USB devices have long had a reputation for simple plug-and-play connections. As more and more of these devices are deployed to people’s homes or they wear them everywhere, this is an increasingly valuable feature. People want to hook them up and use them without the help of a computer expert. They want to be confident that the gadgets which monitor their health will keep working reliably.
Using a USB connector is a good first step, but it’s not the whole picture. The software which accepts data from the devices needs to understand it. Widely accepted standards for USB medical devices make achieving this goal possible A device that complies can work with software from multiple vendors, and patients and medical professionals can use the applications that best meet their needs.
USB for the End-User
Personal health devices (PHDs) aren’t just found in hospitals and medical offices anymore. They’re increasingly available to patients wherever they are for ongoing monitoring of their status. Diabetics and people with high blood pressure can catch abnormal readings and take action in time to avoid a crisis.
The physical interfaces for PHDs include wireless, USB, Thunderbolt, and others. USB offers the advantages of high speed and ease of connection. Most desktops, laptops, tablets, and phones offer a USB connection. It’s more reliable than Bluetooth or Wi-Fi. Inexperienced users can make mistakes that compromise the security of wireless connections, but a USB cable is a safe data conduit. Newer versions of USB are backward compatible with old ones. The current standard is USB 3.1, and a still faster USB 4 is expected to appear this year.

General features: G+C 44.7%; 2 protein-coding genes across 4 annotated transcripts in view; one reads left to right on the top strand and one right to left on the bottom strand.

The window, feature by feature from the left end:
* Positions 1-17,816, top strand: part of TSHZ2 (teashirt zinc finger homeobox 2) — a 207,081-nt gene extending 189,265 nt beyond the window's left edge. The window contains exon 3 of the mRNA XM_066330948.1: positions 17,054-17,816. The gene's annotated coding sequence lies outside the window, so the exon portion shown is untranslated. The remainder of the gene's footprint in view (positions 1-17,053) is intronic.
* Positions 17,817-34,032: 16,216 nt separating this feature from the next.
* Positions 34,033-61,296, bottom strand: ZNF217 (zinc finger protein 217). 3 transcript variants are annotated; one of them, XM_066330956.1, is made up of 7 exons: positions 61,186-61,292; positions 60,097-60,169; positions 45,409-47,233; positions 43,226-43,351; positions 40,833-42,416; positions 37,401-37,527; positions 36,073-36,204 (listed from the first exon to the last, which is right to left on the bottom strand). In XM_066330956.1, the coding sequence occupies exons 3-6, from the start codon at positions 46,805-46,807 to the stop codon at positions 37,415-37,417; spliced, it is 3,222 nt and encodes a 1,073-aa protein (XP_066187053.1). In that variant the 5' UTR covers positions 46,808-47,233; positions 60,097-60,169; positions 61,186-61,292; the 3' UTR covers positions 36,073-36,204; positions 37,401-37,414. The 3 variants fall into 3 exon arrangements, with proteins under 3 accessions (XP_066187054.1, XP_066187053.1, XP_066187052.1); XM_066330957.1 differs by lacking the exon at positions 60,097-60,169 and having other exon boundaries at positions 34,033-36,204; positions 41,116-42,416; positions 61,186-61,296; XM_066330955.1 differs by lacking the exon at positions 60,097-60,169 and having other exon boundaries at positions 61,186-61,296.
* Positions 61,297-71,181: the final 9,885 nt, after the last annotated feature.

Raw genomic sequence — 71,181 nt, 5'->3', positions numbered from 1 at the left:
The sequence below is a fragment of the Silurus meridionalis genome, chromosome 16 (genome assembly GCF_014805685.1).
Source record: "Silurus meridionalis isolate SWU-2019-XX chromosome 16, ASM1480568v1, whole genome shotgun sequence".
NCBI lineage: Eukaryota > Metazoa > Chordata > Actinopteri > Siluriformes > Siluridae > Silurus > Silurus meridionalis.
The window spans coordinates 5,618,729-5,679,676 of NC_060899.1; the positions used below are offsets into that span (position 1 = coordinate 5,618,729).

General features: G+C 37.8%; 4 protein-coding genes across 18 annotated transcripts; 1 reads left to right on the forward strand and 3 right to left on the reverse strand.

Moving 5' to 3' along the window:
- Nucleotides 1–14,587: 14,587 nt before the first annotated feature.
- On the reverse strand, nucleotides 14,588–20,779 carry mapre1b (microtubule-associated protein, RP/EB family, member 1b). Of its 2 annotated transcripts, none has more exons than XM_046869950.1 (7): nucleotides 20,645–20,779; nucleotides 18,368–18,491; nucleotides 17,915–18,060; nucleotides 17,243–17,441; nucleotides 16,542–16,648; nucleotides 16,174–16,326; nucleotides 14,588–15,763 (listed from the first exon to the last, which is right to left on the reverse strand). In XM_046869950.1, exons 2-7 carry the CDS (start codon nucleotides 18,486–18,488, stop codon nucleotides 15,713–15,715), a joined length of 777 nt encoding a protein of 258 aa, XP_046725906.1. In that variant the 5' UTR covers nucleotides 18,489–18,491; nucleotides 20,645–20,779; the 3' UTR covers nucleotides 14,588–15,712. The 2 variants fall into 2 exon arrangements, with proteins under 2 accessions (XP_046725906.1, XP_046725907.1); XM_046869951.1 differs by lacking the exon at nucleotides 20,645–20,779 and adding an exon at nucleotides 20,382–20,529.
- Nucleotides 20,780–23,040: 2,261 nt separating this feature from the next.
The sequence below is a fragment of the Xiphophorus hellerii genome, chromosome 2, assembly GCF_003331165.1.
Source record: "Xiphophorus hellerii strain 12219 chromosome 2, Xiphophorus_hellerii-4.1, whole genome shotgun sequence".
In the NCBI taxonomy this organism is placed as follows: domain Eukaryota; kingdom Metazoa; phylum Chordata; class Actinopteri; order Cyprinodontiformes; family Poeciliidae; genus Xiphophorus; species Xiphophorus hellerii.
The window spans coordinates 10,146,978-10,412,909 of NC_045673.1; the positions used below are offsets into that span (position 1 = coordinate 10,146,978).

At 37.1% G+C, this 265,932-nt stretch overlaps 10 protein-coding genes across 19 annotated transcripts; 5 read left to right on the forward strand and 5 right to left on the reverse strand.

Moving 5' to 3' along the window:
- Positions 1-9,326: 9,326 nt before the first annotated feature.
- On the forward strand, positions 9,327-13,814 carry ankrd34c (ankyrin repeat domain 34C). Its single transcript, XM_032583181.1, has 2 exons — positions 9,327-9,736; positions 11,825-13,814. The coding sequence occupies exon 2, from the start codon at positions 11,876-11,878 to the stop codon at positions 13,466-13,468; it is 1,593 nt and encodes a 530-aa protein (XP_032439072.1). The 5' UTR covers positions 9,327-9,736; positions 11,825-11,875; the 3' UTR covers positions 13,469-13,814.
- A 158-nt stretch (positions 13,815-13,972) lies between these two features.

Standardization at the Data Level
Medical devices deal in specialized data, and they need a high level of reliability without room for misinterpretation. Every device sends data using a particular format and data model. The software needs to understand them in order to do anything with the data.
Much of the industry has adopted the IEEE 11073 family of standards to maximize interoperability. It provides a framework for data which is independent of the transport mechanism. The standards define roles for agents, which are devices that collect and transmit data, and managers, which receive and process it and may direct the agents. The standards include specializations for different kinds of agents, such as heart rate monitors and thermometers. Each specialization has its own data model.
Conformance to IEEE 11073 greatly simplifies the job of connecting a PHD and using its data. Applications which understand a device’s specialization will be able to ingest its data, give reports, and issue alerts with few difficulties. Adherence to these standards is a sign that the manufacturer takes the product seriously for medical purposes.
The Medical Applications USB Stack
In between the data model and the physical connection are many protocol details. The USB standards include the Personal Healthcare Device Class, which is supported in the application rather than the operating system’s USB driver.
The Continua Alliance, a consortium recommending standards for medical systems, has endorsed the Medical Applications USB Stack. This implementation brings together the standards at the application and USB levels. Application writers don’t have to deal with the low-level issues, so they can focus on the user experience and data management.
When people’s health is at stake, it’s important for devices to “just work.” The availability of these standards lets medical professionals confidently recommend devices and software that work well together. Compliant USB devices are easy to configure, work reliably, and are compatible with a growing body of software.
Coolgear offers state-of-the-art USB medical devices that earn patients’ confidence. Contact us to find out more.